Although few of us have a big, domed oven in our backyard, I believe the following recipe for pita, more than dozens of others I’ve seen, will allow you to make pita breads approximating the freshness and flavor of Kalthoum’s in Karmiel. Be sure to read the recipe through a couple of times before beginning.
The za’atar mix, made from thyme, Greek oregano and marjoram, isn’t as sweet as any of these, but they can be used as substitutes with the success of a good reminiscence of the regional Israeli staple.
2 cups warm water (105-115 degrees)
1 Tbs. sugar
1 Tbs. active dry yeast (1 pkg)
About 3 cups unbleached all-purpose flour
About 3 cups whole wheat flour
1 tsp. kosher salt
First, make a sponge with about half the flour. In a large bowl, dissolve the sugar in the warm water and sprinkle the yeast over the top. Let the yeast dissolve and begin to foam (about 15 minutes).
Stir in the all-purpose flour and beat with a wooden spoon (or with the paddle attachment of an electric mixer) about 75 times, ‘til the batter is smooth and about the thickness of thick pancake batter.
Cover the bowl with a damp towel or plastic wrap and let sit two hours to overnight in a draft-free spot.
Add the salt and enough flour to make a dough that’s a little stiff, but one you can easily knead by hand. Turn the dough out of the bowl onto a floured surface and knead until smooth and elastic, adding only enough flour to keep it from sticking to the board or your hands.
Let rest on the board, covered, for about 15 minutes to let the gluten in the dough relax.
Preheat the oven to 500˚—it must be very hot. If you’re using a baking stone (great time to use it!) position it on the bottom of the oven or on the lowest shelf.
Cut the dough into eight equal pieces. Flatten each piece with your hand, then roll with a floured rolling pin on a lightly floured surface. (should not stick! Add flour as needed). Roll each piece into a circle about six inches in diameter and about 1/8-inch thick.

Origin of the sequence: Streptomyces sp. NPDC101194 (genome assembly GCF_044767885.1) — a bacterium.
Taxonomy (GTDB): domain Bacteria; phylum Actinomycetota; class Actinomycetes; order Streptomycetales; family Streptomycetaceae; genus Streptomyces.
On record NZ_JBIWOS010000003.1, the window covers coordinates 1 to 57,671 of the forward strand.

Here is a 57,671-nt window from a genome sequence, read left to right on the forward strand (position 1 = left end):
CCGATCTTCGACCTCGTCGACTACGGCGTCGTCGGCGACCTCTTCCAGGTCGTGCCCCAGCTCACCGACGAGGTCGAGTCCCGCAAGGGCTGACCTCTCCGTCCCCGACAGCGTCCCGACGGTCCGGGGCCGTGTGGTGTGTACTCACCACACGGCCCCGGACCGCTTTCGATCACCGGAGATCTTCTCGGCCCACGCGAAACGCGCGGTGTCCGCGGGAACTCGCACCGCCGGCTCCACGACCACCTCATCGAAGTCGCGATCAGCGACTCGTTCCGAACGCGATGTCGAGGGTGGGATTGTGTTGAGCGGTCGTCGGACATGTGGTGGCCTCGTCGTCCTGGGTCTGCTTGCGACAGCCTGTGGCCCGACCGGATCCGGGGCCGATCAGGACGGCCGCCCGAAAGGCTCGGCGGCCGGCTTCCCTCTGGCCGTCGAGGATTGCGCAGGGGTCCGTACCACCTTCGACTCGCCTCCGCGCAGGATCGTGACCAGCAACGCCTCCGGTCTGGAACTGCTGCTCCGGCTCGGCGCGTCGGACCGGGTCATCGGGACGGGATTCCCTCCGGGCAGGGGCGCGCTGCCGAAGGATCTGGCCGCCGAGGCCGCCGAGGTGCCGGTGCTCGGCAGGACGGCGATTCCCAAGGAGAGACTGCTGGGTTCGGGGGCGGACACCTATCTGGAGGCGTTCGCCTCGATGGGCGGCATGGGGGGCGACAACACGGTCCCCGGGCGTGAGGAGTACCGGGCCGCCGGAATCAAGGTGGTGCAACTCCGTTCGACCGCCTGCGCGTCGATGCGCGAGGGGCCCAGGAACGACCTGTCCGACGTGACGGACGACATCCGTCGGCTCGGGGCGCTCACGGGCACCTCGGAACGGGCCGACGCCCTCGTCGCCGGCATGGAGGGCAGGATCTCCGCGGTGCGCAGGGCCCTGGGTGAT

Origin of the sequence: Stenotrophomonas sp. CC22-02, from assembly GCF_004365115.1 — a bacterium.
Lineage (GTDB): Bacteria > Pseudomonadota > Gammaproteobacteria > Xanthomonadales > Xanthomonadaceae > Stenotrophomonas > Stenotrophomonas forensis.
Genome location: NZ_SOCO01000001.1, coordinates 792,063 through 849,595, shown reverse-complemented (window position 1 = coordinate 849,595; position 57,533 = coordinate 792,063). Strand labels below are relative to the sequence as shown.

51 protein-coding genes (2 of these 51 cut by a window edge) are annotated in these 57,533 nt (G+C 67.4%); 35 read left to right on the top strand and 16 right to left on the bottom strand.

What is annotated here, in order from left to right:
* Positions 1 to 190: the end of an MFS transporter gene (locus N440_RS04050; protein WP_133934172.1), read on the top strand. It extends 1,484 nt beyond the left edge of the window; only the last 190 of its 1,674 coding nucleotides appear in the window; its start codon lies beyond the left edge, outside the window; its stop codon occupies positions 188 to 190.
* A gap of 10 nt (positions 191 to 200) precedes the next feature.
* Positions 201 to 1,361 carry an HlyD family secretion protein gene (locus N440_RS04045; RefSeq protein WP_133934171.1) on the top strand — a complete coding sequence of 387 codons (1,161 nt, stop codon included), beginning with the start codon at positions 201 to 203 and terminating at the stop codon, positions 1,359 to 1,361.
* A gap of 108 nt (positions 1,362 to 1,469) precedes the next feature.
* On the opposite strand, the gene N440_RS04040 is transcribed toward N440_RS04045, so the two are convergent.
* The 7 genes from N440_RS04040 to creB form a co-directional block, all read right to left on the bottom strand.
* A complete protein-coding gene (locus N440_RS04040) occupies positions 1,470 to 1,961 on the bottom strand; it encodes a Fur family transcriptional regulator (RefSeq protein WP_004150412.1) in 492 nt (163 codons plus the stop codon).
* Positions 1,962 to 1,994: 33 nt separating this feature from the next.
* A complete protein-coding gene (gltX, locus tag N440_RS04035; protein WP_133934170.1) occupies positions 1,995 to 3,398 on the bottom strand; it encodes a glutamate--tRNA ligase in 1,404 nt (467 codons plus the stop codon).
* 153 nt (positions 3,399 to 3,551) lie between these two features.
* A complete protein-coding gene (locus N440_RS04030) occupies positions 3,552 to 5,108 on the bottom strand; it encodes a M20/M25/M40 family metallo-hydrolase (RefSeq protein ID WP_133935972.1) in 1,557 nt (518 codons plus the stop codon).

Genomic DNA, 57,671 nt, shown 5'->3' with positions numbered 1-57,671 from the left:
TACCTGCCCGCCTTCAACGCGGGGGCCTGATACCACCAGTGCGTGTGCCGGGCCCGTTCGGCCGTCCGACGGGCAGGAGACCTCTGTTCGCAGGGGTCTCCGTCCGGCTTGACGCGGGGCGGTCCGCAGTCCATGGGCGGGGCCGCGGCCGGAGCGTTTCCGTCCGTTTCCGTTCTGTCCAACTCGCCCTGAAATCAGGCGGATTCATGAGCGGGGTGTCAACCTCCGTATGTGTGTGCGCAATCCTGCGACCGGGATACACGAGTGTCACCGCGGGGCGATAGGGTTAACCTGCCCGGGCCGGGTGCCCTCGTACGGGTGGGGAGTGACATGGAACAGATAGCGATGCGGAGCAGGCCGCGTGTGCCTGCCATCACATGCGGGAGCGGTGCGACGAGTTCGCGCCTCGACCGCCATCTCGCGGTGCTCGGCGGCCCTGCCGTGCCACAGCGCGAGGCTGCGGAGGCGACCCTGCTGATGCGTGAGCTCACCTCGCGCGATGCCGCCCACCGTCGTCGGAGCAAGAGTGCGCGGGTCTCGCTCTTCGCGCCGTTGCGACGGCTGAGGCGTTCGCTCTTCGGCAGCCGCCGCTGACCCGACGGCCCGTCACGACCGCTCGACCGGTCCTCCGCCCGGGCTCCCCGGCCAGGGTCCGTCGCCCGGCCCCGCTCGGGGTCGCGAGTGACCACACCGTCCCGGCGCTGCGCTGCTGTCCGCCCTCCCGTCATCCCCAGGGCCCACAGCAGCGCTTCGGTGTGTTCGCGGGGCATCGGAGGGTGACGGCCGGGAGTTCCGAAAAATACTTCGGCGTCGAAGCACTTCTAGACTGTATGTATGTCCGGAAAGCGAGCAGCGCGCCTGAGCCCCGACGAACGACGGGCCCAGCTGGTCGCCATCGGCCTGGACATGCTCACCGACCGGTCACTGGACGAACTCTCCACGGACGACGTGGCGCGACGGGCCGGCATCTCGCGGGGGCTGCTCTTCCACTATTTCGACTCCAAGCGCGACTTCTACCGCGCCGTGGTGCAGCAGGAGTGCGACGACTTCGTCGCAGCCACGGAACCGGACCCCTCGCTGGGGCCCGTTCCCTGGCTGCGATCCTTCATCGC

Sprinkle baking sheets with flour or fine cornmeal and place two circles on each (you may rotate sheets if you only have one or two; roll the pita as you put them on the sheet).
Let the dough circles rest about 15 minutes.
Place the baking sheet on the oven bottom, or if that isn’t possible, on the lowest rack. If you’re using a baking stone, transfer the pitas to the stone with a large spatula.
Close the oven door and keep it shut for one minute.
Don’t peek or the pocket may not form. It’s this initially fast, hot searing of the outside dough of the pita that makes it separate from the dough on the inside. The carbon dioxide gas created by the yeast expands inside and accentuates the separation until the pita blows up like a balloon and the pocket is created.
At the end of the minute, place the sheet on a rack higher in the oven and continue baking anywhere from three to seven minutes, until the pitas have blown into balloons and are lightly brown. If the pitas are baked right on the stone, after the initial minute transfer them to a baking sheet which is already in place on a higher oven rack for the second part of their baking.
When they’re done, remove the baking sheet from the oven, slide the pitas off and let them cool. They will deflate somewhat after cooling. Once they’re thoroughly cool you can press more air out of them so the take up less storage room.
Makes 8 pitas
King Arthur Flour and traditional sources.
1/4 cup dried oregano and/or thyme leaves, crumbled and rubbed till very fine
1/4 cup toasted sesame seeds
2 to 3 Tbs. dried ground sumac
Kosher salt to taste
Mix all together and store tightly sealed.
Try sprinkled on yogurt with salt and a
rich olive oil, or on a salad of tomatoes
Makes about 2/3 cup
Joan Nathan and traditional recipes